The Cambridge City Council voted unanimously to further investigate using the former Ace Tack building as a teen center during its Sept. 5 meeting.
According to City Administrator Lynda Woulfe, she has been exploring possible options for the use of the former Ace Tack building since the city purchased it in July.
The building, located at the corner of Highway 95 and Main Street, eventually will be torn down as part of the Highway 95 widening project, but that won’t happen for at least a few years.
Woulfe said with Discover Downtown’s ongoing initiative, it is important not to have vacant buildings in the downtown area. Gary Hawkins has been searching for a space for a Teen Center that would serve area youth and provide much needed space for socialization and homework assistance.
“There is a huge unmet need for teens in our community,” Woulfe said. “They need to feel more supported by the adults in their community.”
Hawkins and Young Life staff associate Brad Hannan spoke to the Council on behalf of the teen center and how they desire to work together for the community. Hannan has visited with folks at Cambridge-Isanti High School and local businesses to discuss the teen center.
“I told them about the teen center being in the Ace Tack building and they just loved it,” Hannan said. “We got signatures from principals, counselors, teachers and administrators stating that this would be great, and something they may want to be involved in like after school programs or tutoring programs.”
Hannan also received signatures from local businesses who are in support of the teen center at the Ace Tack building that included Monte’s Auto Repair, Cambridge Floral, Culvers, Cartridge World, Century 21, Chuck Swenson Insurance Agency and Anytime Fitness, among others.
Hannan explained the teen center is not just a place for kids to hang out, but a safe place for kids to go to with male and female volunteers who really care about them. Also, he stated if the teen center were to be in Ace Tack, it would show the city values teens in the community by giving them a safe place to be mentored and educated.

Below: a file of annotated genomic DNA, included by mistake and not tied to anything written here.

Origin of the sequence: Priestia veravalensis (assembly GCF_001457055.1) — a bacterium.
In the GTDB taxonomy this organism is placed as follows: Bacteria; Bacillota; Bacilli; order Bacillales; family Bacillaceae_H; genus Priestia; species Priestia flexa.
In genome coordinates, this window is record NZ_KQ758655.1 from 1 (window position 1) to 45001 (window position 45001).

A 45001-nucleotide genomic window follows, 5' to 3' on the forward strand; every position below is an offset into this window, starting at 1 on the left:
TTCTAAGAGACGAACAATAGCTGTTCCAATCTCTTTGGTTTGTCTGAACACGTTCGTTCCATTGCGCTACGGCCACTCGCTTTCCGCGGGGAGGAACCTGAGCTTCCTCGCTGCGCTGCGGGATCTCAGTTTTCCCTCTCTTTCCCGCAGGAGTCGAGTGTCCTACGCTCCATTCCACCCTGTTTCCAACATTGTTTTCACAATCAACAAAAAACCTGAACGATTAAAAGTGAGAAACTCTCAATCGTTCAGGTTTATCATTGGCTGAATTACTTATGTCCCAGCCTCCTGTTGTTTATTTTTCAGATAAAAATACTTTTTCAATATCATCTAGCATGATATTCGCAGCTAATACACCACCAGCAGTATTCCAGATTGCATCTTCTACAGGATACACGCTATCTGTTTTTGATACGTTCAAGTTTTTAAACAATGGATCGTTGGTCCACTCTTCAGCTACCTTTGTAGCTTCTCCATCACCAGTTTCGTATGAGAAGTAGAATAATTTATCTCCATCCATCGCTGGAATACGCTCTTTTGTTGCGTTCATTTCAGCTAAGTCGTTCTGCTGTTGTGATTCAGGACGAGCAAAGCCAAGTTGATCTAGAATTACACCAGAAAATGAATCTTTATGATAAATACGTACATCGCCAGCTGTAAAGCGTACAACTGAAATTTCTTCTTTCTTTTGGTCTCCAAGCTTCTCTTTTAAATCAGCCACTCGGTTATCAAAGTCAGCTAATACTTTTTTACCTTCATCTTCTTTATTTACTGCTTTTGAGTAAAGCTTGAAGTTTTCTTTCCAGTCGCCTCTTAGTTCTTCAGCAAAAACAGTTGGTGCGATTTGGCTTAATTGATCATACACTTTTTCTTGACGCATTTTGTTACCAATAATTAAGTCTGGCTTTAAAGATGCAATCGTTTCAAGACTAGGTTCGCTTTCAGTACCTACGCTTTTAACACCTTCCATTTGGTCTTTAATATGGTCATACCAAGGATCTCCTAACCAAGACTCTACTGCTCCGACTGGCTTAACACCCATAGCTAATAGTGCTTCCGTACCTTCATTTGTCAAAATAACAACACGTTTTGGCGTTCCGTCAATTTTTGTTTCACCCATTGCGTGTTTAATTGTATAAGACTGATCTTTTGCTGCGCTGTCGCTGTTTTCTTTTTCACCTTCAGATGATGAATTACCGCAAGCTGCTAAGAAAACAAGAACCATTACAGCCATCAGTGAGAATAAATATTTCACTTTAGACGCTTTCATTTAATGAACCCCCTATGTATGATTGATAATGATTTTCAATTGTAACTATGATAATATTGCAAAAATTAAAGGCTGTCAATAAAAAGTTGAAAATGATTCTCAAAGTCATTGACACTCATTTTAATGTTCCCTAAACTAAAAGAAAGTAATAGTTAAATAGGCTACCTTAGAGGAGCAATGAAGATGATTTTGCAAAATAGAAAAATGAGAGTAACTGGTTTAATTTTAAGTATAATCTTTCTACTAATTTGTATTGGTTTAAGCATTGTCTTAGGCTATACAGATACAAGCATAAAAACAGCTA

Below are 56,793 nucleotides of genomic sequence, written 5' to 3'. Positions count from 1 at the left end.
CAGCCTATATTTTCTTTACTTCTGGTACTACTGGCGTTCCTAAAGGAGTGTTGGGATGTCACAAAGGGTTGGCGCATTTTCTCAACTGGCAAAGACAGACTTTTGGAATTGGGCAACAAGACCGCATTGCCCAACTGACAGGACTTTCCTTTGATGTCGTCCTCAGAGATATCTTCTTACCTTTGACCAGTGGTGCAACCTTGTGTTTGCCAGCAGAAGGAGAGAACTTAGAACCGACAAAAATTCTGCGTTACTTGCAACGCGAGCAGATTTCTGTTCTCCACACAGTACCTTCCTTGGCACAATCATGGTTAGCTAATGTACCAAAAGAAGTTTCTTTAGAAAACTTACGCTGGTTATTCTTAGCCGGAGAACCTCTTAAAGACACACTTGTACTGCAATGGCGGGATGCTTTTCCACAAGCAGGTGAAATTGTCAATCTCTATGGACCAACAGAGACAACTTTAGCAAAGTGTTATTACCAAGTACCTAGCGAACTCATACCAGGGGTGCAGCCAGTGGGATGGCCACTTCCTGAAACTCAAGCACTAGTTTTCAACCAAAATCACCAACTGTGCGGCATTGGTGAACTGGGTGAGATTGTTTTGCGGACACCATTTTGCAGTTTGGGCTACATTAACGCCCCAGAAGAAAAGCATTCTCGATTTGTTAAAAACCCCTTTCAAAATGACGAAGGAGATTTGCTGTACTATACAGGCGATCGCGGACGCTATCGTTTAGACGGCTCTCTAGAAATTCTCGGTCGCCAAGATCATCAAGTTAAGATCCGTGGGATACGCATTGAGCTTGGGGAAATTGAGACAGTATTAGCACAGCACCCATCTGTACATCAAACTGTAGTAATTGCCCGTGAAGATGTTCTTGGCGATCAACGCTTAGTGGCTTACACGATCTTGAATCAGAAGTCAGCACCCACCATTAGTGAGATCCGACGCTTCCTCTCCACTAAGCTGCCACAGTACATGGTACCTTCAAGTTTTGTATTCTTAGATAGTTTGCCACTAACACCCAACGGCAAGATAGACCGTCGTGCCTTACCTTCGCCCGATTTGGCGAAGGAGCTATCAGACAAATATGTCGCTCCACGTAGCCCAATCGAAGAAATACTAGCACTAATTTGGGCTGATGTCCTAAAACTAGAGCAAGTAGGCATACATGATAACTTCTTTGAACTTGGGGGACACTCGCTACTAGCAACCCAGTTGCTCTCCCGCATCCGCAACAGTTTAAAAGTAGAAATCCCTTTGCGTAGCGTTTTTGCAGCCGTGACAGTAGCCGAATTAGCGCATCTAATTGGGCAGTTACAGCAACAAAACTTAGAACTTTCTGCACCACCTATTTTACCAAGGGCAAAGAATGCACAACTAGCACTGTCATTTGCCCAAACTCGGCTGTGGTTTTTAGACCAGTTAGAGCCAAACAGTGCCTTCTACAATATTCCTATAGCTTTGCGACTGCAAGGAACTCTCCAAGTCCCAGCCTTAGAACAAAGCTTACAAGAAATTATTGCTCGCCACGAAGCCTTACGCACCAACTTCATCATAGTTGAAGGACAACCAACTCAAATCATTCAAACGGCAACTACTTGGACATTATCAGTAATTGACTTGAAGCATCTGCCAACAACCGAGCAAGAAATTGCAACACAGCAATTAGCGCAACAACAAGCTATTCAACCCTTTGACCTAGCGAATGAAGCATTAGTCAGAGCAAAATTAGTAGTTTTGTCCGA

“My hope is that it isn’t just on Friday that the teen center is open. A Monday, Wednesday and Friday would be very doable to find leaders and caring adults to enter in the lives of these kids. And what better way to do that then put the teen center in the heart of downtown Cambridge,” Hannan said.
Woulfe explained there are challenges regarding the Ace Tack building and there needs to be an analysis of the heating, ventilation and air conditioning system. She said there has been some water in the building and the city did clean up some mold, and there is a dehumidifier running in the basement to control moisture.
“Another challenge is the monthly utility cost. We would need to identify how those would be able to be funded,” Woulfe said. “Based upon the HVAC system being operational, heat, lights or air conditioning, the cost would be anywhere between $400 to $500 per month.”
The city has liability insurance on the building. Also, the ownership group for the parking lot space would require a contribution to the maintenance of the parking lot behind the building.
“We had discussed the possibility of doing a mill and overlay of that parking lot as part of the 2018 street project and that is currently their request of the city,” Woulfe stated. “If the city is to comply with its current parking requirements, we need to identify parking for this building.”
Cambridge Mayor Marlys Palmer expressed concern about the safety of the Ace Tack building
“I don’t think there is one person sitting here that is not in support of our youth,” she said. “My problem is I’m not sure if this building is absolutely safe.”
The Council decided to designate Suite 162 in the Cambridge City Mall as a short-term space for the teen center until further investigation of the Ace Tack building is complete.
“I will work on the HVAC issue, Gary (Hawkins) and his group will work on getting people to do any committable improvements that they want to do to the building,” Woulfe said. “I would explore the costs of making sure the upper floors are secure and that the basement is not accessible.”
“In our community, we want to go in the direction of kids going down the right path,” Council Member Kersten Barfknecht-Conley said. “If we can do something like this, to create an environment where we can help them not to go down a negative path in life or getting into drugs, I am in support of this.”